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Re: Live Foods Digest V2 #366
Well, of course the yeald depentds on the amount of worms present in the
The can method is OK, but instead of a hot water bottle use a 50 W
spotlight. Its reflector concentrates Infra Red light (heat) very
Start with the lamp about 8-10" from the surface of the dirt, and then,
if you are impatient, advance the light closer every 10-15 min. After
2-3 hours ALL the worms will be in the water. I usually leave the light
for an hour at ~10", then another hour at ~6", and so on.
Remember that worms move slowly! If you advance the light too fast, you
will have cooked worms! Adding a few ice cubes to the water keeps the
worms cold & alive for a longer time.
> Date: Tue, 23 Feb 1999 10:50:08 -0800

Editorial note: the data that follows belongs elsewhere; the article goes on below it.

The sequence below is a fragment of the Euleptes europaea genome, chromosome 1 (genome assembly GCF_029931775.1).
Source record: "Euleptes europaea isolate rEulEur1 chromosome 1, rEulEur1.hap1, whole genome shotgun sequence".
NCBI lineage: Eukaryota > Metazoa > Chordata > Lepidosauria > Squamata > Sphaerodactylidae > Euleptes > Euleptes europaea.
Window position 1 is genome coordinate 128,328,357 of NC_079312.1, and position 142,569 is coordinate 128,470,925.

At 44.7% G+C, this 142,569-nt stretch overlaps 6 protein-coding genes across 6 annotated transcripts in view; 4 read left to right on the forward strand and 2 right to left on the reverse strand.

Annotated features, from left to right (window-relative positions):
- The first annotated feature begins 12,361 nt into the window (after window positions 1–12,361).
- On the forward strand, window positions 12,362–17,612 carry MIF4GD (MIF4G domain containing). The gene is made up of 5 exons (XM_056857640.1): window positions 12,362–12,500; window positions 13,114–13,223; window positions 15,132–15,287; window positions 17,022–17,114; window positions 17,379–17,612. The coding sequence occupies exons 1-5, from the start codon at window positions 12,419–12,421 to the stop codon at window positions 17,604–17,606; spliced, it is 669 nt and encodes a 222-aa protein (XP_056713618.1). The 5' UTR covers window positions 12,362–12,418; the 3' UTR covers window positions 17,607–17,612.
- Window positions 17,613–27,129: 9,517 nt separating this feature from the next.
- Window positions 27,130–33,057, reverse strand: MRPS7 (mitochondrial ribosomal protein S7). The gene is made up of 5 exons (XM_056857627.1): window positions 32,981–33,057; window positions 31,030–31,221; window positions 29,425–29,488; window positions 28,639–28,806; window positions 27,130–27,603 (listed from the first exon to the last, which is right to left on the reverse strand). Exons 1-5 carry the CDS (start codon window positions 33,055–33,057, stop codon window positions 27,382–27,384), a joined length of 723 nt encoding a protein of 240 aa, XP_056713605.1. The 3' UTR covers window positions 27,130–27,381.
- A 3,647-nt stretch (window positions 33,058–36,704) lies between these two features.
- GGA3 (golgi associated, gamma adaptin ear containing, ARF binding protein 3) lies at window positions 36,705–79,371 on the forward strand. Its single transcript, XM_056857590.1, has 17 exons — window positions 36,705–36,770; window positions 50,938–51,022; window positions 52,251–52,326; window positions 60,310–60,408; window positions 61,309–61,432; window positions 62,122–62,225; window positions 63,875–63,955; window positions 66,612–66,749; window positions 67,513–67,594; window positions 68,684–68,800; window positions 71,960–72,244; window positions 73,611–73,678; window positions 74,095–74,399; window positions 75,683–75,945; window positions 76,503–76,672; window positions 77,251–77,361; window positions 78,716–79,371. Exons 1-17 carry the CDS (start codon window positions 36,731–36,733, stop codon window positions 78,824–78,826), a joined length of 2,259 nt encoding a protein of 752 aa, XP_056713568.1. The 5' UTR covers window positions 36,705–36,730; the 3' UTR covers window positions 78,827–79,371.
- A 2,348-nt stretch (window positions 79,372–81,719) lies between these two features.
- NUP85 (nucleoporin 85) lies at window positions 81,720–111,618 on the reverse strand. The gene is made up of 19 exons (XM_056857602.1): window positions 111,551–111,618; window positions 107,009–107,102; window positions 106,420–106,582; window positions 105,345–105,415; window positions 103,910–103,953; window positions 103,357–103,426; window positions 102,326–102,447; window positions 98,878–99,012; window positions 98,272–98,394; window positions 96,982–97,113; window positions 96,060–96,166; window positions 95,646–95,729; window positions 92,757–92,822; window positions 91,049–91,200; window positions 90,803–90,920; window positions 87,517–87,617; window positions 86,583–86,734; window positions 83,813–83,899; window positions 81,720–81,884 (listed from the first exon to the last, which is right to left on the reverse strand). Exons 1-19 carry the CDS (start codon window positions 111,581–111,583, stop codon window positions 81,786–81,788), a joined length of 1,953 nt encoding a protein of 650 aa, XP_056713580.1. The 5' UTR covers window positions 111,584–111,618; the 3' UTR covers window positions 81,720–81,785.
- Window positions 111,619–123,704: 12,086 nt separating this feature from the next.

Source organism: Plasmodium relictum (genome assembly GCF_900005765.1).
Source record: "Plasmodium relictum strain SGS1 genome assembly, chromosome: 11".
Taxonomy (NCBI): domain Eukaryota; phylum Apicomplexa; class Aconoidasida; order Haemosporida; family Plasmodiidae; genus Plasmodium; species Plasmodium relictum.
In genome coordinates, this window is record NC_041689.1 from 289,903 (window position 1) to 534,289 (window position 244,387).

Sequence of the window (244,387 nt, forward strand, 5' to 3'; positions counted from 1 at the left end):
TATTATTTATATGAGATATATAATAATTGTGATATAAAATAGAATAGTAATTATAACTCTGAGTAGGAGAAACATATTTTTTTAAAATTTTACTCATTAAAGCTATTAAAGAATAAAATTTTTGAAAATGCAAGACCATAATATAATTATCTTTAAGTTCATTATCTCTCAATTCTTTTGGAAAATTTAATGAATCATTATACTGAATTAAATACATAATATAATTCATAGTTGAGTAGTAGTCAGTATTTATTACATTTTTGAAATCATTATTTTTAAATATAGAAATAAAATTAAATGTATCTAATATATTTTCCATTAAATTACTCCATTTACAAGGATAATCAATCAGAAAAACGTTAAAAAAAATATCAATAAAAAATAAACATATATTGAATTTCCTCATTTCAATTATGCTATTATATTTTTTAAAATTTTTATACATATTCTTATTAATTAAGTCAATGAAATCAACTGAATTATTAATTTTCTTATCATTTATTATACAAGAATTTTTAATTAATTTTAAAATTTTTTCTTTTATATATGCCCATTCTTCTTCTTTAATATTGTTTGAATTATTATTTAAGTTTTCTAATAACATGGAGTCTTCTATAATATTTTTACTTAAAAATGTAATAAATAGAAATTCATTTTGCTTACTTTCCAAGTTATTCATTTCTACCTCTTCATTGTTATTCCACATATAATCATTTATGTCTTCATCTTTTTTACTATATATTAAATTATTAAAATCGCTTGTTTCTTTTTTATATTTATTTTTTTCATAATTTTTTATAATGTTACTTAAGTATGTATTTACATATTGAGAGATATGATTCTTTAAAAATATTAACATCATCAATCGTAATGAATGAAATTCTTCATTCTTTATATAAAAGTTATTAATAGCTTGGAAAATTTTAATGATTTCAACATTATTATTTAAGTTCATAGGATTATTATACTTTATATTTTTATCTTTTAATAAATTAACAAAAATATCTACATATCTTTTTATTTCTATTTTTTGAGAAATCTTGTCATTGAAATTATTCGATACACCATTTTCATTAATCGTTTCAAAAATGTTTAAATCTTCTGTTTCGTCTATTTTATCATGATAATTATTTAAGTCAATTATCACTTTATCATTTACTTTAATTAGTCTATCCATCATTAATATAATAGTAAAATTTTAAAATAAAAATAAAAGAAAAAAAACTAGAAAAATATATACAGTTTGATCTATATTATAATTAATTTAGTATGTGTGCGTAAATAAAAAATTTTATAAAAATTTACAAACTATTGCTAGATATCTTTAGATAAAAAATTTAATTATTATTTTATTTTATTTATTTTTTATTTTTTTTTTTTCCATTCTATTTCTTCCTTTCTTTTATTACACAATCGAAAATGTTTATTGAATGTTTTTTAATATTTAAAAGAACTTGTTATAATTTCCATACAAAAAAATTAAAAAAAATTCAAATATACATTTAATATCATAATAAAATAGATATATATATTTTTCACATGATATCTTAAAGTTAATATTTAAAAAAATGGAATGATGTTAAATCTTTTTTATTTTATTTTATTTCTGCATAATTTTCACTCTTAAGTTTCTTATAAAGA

> From: "Anderson, Kim" <KAnderson at psg_ucsf.edu>
> Subject: Harvesting white worms
> My local pet store would like to buy white worms. But I'm having
> problems harvesting them. I'm currently using a can with both end cut
> out. The bottom has a screen on it. I fill it up with culture and put
> a hot water bottle on top. Then I put the can/hot water bottle in a
> plastic bucket that keeps the can and inch from the bottom which has
> cold water in it. The most I every get is a tablespoon of worms. Does
> anyone have a way of harvesting white worm on a larger scale?